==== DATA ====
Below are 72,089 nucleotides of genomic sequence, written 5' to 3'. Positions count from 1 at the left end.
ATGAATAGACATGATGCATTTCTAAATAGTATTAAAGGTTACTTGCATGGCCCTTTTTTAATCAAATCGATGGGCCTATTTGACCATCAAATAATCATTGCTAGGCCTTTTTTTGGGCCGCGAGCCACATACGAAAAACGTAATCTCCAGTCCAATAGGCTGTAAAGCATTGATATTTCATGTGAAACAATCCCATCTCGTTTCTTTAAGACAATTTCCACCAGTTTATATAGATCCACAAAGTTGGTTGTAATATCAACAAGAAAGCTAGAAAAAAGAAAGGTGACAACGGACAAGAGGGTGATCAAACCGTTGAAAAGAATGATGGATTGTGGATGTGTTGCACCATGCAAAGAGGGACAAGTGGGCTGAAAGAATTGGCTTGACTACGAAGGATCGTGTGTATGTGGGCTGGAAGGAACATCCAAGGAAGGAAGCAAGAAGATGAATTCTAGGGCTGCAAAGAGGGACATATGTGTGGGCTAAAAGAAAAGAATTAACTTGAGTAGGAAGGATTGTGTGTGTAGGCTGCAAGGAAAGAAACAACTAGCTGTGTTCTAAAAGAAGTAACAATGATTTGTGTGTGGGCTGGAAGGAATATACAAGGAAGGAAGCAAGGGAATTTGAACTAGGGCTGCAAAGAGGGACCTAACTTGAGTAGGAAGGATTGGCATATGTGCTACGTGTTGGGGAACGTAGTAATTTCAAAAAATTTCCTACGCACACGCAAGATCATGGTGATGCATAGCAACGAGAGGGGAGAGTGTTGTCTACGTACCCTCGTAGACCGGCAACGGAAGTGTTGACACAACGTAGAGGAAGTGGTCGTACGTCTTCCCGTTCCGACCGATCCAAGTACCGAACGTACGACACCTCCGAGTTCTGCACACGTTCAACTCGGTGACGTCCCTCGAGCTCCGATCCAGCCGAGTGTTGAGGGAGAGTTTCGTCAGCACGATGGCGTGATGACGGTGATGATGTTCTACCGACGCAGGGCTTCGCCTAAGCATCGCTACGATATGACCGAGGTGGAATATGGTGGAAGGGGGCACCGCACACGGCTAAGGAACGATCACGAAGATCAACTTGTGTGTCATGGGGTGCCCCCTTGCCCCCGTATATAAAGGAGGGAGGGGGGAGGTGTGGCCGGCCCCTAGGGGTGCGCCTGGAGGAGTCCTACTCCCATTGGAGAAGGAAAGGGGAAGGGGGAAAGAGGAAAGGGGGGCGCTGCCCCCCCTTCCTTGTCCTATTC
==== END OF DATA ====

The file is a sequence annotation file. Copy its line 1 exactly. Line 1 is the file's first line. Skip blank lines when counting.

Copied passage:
Below are 72,089 nucleotides of genomic sequence, written 5' to 3'. Positions count from 1 at the left end.